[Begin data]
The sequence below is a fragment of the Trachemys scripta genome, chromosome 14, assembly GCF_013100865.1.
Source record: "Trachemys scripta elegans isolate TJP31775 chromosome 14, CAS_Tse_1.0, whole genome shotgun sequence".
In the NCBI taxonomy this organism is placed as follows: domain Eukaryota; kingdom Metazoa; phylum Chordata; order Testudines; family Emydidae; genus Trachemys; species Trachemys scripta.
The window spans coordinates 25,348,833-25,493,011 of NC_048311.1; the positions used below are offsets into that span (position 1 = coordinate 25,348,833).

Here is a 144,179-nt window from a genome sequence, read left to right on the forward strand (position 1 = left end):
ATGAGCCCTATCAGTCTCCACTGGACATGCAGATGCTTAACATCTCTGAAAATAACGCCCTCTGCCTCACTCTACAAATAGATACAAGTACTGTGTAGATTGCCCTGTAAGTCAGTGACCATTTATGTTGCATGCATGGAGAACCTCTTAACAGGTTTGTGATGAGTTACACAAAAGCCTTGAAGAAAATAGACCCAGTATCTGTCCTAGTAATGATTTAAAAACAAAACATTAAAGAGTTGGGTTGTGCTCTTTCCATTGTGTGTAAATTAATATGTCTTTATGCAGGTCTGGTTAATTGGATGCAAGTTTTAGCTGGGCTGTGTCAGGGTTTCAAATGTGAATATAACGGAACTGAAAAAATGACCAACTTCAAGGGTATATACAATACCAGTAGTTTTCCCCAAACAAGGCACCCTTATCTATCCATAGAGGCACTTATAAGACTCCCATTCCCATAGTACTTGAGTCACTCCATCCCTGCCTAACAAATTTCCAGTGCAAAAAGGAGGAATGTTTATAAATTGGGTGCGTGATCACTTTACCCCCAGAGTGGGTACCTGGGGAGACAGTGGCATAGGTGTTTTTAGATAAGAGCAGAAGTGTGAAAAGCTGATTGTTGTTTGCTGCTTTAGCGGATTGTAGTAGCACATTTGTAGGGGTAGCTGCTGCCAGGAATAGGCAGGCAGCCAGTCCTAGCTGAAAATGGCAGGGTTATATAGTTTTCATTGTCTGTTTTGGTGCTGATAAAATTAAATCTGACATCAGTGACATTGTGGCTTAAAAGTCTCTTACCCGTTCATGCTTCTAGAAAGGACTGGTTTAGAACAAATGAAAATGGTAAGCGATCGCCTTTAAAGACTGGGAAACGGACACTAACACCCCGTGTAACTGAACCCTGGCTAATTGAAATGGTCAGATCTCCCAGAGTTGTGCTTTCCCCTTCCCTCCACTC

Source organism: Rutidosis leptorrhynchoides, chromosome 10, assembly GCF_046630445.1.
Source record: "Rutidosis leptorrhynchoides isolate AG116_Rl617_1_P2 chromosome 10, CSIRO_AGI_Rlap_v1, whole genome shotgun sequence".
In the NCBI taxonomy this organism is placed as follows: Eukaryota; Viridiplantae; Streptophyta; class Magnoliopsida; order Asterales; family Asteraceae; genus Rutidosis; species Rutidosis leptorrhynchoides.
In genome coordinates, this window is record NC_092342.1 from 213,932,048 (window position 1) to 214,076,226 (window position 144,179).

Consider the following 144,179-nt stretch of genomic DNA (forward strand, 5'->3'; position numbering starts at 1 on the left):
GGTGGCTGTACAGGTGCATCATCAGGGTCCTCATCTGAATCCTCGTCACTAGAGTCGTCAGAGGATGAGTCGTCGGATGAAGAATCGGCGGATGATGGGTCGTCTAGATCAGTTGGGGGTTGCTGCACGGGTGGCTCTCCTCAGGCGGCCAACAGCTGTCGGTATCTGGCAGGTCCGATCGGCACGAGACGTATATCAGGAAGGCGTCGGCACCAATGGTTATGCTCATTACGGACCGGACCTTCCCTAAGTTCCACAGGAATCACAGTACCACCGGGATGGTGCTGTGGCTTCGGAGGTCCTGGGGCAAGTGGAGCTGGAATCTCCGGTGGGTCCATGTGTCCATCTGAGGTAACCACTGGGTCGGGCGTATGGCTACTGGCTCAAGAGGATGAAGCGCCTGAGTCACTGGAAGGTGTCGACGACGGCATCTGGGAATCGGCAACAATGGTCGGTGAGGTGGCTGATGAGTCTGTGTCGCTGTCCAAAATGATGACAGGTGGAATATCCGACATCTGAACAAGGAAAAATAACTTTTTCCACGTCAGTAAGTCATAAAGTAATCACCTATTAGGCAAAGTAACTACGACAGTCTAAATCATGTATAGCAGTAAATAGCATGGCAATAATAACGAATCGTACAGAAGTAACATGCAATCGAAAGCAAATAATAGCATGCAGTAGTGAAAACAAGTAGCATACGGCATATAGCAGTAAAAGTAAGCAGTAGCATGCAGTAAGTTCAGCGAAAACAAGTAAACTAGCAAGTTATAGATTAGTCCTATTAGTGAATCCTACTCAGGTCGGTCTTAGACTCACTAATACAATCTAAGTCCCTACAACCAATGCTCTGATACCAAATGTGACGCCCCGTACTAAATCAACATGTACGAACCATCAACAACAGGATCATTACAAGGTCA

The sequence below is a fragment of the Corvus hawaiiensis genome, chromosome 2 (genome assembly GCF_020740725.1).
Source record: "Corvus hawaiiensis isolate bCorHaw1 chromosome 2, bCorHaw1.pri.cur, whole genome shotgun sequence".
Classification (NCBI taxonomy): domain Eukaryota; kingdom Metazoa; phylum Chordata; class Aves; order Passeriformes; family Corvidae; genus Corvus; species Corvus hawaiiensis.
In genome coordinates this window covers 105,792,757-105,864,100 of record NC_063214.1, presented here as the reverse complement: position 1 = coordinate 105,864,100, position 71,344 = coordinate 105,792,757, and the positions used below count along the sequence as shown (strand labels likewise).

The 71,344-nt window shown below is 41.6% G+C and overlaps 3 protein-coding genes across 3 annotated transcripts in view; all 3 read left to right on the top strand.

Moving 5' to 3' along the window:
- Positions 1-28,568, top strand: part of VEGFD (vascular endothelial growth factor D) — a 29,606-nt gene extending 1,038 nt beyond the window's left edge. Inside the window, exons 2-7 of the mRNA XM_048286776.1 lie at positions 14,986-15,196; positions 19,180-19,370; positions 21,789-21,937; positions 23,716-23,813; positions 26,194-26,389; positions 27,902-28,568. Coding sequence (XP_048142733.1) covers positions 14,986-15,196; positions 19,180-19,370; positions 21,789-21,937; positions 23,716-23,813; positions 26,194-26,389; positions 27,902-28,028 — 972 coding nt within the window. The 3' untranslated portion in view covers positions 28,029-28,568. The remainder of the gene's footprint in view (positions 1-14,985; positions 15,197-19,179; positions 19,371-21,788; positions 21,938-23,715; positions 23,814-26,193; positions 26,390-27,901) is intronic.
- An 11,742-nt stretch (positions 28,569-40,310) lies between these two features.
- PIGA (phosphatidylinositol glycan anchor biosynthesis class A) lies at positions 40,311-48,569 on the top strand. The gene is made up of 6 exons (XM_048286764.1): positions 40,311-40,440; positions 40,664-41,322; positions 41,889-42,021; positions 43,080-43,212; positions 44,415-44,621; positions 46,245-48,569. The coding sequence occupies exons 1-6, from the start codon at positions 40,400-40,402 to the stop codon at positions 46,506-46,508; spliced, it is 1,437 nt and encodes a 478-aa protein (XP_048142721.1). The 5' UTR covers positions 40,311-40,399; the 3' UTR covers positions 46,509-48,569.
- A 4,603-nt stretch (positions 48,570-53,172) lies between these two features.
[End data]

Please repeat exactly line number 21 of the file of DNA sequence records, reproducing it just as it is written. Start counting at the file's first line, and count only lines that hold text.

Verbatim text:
- PIGA (phosphatidylinositol glycan anchor biosynthesis class A) lies at positions 40,311-48,569 on the top strand. The gene is made up of 6 exons (XM_048286764.1): positions 40,311-40,440; positions 40,664-41,322; positions 41,889-42,021; positions 43,080-43,212; positions 44,415-44,621; positions 46,245-48,569. The coding sequence occupies exons 1-6, from the start codon at positions 40,400-40,402 to the stop codon at positions 46,506-46,508; spliced, it is 1,437 nt and encodes a 478-aa protein (XP_048142721.1). The 5' UTR covers positions 40,311-40,399; the 3' UTR covers positions 46,509-48,569.